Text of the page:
I know a little something about Romance.  It’s not just that I write about it.  It’s a driver in me.  I have this sort of innate aversion to anything that threatens it because Romance is a powerful force that can propel us to greatness.  King Arthur knew this.  So did Guinevere. They used it to build Camelot.   And the ancient Sage Kings in the East used it to build unbreakable, powerful and prosperous kingdoms that people would die to defend.

So, why?  Why this hue and cry for marriage when being lovers worked so wonderfully?   I have a dark theory about it.  When you see something dangerous and exotic: exciting and tantalizing and you want to destroy it, the best way to do so is to feed it apathy and sloth.  You bring it from its mysterious shadows and make it mundane and it dies in the sunlight like a night dragon.  You expose it to the light and suddenly the precious and exotic moon flower that only bloomed in the glistening silver of night suddenly becomes tawdry and common, shriveled up all the way to the roots.

Of all the generations who had witnessed the pitfalls of marriage, GenX is the one that should’ve known better.  And yet, true to GenX form, it wanted exactly what had proved to not work in its life to become an enforceable law.  They wanted to be “husbands” because the people they’d watched on television growing up had been “husbands”.  Instead of wanting to be something bigger.  Because being something bigger meant being a maverick.  And that scares people.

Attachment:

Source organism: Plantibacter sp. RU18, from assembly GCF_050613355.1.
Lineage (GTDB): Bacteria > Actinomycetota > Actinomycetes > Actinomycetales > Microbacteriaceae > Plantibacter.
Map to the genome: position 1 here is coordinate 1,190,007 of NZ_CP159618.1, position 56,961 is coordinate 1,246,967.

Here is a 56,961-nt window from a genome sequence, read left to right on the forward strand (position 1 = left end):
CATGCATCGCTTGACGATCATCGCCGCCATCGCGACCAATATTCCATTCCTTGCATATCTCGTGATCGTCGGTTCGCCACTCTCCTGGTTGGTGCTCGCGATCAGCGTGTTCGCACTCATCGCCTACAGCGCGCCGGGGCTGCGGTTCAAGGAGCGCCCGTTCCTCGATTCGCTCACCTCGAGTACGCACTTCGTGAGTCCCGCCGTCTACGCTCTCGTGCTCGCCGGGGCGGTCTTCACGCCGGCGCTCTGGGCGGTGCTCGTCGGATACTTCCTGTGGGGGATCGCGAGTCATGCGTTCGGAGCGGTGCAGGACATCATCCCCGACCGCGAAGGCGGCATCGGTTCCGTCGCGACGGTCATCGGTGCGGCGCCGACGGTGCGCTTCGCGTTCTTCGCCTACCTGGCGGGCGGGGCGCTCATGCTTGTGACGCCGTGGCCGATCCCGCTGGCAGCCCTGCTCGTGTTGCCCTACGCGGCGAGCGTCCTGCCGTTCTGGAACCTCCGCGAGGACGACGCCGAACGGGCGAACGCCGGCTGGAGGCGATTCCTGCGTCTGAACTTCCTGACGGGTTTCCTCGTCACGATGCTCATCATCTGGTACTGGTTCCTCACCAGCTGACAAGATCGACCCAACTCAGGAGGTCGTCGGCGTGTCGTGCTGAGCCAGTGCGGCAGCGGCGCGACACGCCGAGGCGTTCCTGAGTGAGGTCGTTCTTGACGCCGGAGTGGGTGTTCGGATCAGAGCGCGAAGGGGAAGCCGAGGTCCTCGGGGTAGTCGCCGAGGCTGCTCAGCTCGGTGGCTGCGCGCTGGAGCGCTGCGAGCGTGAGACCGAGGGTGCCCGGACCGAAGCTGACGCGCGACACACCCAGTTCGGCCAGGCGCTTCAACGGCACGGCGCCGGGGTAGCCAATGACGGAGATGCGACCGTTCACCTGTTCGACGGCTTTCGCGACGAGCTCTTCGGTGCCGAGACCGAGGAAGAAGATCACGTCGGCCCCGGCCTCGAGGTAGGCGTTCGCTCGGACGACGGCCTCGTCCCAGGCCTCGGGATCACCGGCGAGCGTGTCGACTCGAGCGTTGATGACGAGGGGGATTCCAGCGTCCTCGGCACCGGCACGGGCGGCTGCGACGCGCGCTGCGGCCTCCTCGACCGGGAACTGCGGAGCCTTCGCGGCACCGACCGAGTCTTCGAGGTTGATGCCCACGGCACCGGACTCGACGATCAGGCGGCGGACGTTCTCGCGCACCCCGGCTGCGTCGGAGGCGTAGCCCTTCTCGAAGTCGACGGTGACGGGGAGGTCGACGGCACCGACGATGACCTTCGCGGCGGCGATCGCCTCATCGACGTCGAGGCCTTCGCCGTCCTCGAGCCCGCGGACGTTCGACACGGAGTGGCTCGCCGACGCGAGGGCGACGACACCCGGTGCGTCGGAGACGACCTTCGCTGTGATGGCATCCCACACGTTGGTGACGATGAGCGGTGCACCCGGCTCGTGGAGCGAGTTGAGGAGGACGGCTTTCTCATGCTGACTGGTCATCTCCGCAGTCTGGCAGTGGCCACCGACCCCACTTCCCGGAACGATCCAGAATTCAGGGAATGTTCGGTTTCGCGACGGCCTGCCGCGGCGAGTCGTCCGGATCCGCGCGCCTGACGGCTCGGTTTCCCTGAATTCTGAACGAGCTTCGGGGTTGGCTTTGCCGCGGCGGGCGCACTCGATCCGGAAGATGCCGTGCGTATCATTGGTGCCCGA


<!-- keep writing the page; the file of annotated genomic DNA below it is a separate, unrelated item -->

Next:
Husbands make promises  to be active then lie on the couch and watch TV.  Husbands believe secretly that the piece of paper is the magic talisman that keeps them bound together even though they tell people it isn’t.  Husbands can neglect what’s real important in their lives because the law makes it more difficult for the other person to take off on them.  Husbands are all about security and banality. Husbands prefer baked goods to adventures.  They get fat and stop working out, because, after all, they got the security now, so what the hell have they got to prove?  And if they let themselves go and get sick then the legally appointed ‘caretaker’ in their lives has to baby them: if not, their social support network will ostracize them.   Husbands overlook.  Husbands are proud of their jobs and their toys and all that shit that doesn’t matter in the world more than the fact that their lover is the coolest person they know. 

We watched our fathers do it.  Our friends.  Our uncles.  Our grandfathers.  Our TV role models.  Why the hell would we want to take what was vigorous and rare and magical as lovers and turn it into that?